Hong Kong director Ringo Lam is perhaps best known for his gritty action thrillers such as City on Fire (1987) and Full Contact (1992). However, he somewhat proves that he can try his hand at making a “romantic action-comedy” and with the right people, make a film that is not the best, but still quite a fun film to watch.

Grace is a Hong Kong police officer who has the attention of two vying suitors,  businessman Vincent and doctor Ken. Grace more or less despises both men yet she has constant dreams of a mysterious man saving her from assailants. When she is offered a chance to head to Malaysia with best friend Joey, Grace’s world is turned upside down on many occasions. She constantly runs into cop informer Crab. She sees her best friend constantly harrassed by perverted film maker and boss Bobby Chan. However, none of those compares when she finds her “dream man” in the mysterious Aman, who claims to be a computer programmer.

Aman is really Alex, a government agent sent to Malaysia with his boss to retrieve a missile tracking system that is to be delivered to the mysterious Poon and his girlfriend. When Alex’s boss mistakes Grace and Joey as the buyers, Alex is sent undercover to spy on the duo and in the process, begins to fall for Grace as Grace reciprocates her feelings for Aman. It is not long before Crab accidentally has his hands on a disk with information about the tracking system and all hell breaks loose with chaos coming from all corners.

Produced by veteran Hong Kong filmmaker Johnnie To, one would never expect this to be directed by someone like Lam, whose more known from his gritty themes in films. However, if Japanese filmmaker Takashi Miike can work with genres, why not Lam? Lam also came up with the storyline with Mike Cassey writing the screenplay. Cassey’s screenplay offers a healthy does of comic relief with some surprisingly fun action. While there doesn’t seem to be any real dramatic elements, the romance between Shu Qi and Andy On is kind of a mixed bag of emotions. Sometimes the chemistry is there and at times, the chemistry is not there. However, there shouldn’t be any discredit as On was the newcomer at the time to Shu’s veteran status.

The influence of Johnnie To is clearly in the film as two of his usual castmates bring supporting roles using their trademark comic relief. Lam Suet plays the perverted boss of Grace’s friend. While he is constantly hitting on her, his iron-willed wife is always there to keep him in check but even this boss has somewhat of a dark secret. Meanwhile, Benz Hui Shiu-Hung would bring the comic relief that would make him known for his role in the Love Undercover trilogy as On’s hapless boss, who looks like he has no idea what he is doing. Chapman To seems to be quite an annoyance for the most part in his role of informer Crab, who is pretty much the reason why everyone else gets into trouble. A far cry from his really good performance in Infernal Affairs, To seems to be a flaw in the film overall.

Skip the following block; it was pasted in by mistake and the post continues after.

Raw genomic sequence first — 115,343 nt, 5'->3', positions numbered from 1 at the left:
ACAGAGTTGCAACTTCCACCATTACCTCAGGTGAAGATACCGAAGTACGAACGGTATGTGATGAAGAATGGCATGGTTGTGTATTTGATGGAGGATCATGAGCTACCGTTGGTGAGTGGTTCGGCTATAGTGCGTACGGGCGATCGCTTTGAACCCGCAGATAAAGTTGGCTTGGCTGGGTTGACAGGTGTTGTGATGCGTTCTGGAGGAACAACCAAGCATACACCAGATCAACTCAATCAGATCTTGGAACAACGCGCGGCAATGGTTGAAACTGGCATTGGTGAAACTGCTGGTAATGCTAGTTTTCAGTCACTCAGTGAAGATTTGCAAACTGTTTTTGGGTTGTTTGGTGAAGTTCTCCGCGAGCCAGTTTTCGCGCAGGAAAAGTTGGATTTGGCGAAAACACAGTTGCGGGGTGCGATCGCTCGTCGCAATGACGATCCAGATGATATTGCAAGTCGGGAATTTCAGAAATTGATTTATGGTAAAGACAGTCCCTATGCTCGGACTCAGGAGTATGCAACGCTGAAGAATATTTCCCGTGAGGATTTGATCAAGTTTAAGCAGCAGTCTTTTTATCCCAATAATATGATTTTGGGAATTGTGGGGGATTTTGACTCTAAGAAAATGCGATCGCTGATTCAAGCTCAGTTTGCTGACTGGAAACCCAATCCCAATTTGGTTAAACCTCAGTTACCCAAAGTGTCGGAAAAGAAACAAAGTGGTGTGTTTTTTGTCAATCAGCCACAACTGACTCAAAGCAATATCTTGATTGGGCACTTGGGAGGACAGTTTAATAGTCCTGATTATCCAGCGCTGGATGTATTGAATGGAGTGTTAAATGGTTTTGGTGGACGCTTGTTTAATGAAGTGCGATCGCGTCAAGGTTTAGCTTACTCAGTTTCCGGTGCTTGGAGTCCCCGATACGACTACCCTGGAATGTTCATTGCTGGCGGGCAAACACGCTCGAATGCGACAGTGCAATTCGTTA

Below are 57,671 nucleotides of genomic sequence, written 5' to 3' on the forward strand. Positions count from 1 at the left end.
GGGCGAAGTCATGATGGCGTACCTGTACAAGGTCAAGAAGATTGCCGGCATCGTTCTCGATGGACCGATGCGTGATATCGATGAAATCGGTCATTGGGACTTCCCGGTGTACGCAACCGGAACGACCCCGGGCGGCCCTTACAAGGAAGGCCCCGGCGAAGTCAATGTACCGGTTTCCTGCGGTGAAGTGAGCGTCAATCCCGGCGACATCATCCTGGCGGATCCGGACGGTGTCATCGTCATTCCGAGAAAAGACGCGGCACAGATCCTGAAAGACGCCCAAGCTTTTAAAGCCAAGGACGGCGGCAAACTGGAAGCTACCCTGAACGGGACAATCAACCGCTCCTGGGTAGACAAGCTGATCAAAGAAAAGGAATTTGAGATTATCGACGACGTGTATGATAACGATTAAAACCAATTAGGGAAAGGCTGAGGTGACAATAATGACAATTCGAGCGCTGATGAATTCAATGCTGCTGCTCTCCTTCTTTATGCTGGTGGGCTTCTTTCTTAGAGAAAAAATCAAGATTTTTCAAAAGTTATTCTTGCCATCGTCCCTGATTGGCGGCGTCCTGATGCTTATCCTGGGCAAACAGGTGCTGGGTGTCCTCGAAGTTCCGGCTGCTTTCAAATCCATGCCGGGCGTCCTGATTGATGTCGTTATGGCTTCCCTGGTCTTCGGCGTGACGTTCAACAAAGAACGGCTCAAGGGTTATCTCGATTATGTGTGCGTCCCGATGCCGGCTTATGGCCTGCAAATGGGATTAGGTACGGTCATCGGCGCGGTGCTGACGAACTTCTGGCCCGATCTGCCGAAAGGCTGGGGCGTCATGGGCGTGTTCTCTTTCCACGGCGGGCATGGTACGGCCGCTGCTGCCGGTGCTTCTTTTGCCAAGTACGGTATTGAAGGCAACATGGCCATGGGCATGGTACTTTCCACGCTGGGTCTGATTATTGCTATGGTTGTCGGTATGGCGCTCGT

Playing the villain of the piece is veteran Simon Yam. One can’t help but love seeing Yam tackle any type of role, perhaps one of all-time greatest being that of the lead villain Judge in Lam’s action opus Full Contact opposite Chow Yun-Fat. Playing the flamboyant Poon, it is like seeing Yam take the character of Judge and making him a flamenco dancing fighter alongside cohort Ruby Wong, who plays his girlfriend who also is a martial artist herself.  Sometimes, when Wong and Yam team up, it brings out refreshing memories of when one would watch the classic kung fu movies and see two villains lock up to combine their techniques against the hero.

Speaking of action, the film offers some fun fight sequences courtesy of former Jackie Chan Stunt Team leader Nicky Li. Aside from Yam and Wong’s “tango kickboxing” style, those disappointed with Andy On’s action in Black Mask 2: City of Masks will breath a sigh of relief as he is able to hold the basics of film fighting on his own. While On and Yam were doubled by Jackie Chan Stunt Team members Wu Gang and Park Hyun-Jin (who doubled for On in New Police Story), On, Yam, and Ruby Wong did really well holding their own for their two very nicely shot fight scenes. Even the use of props such as the spiky fruit durian, a saw, and an umbrella made for good use on the action side. The reason these two fight scenes were done well was a combination of David Richardson’s editing with the cinematography of Ross W. Clarkson, the man behind the lens for Isaac Florentine’s Undisputed II & III and Ninja I & II.

The film was actually Andy On’s real film debut, shot in 2001, but producer Charles Heung thought Black Mask 2: City of Masks would be a better film debut for On. The film was ultimately released in 2003, but bombed at the box office due to its being released during the Hong Kong SARS epidemic. In the end, Looking for Mister Perfect is not the “perfect” action film. However, it is still a fun film to enjoy and shows truly the beginnings of future action star Andy On as well as good performances by Shu Qi, Lam Suet, Hui Shiu-Hung, and the alwats watchable Simon Yam.


China Star Entertainment presents a One Hundred Years of Film production. Director: Ringo Lam. Producer: Johnnie To. Writer: Mike Cassey. Cinematography: Ross W. Clarkson. Editing: David Richardson.

Cast: Shu Qi, Andy On, Lam Suet, Simon Yam, Ruby Wong, Benz Hui, Raymond Wong Ho-Yin, David Wu, Chapman To, Isabel Chan, Wayne Lai.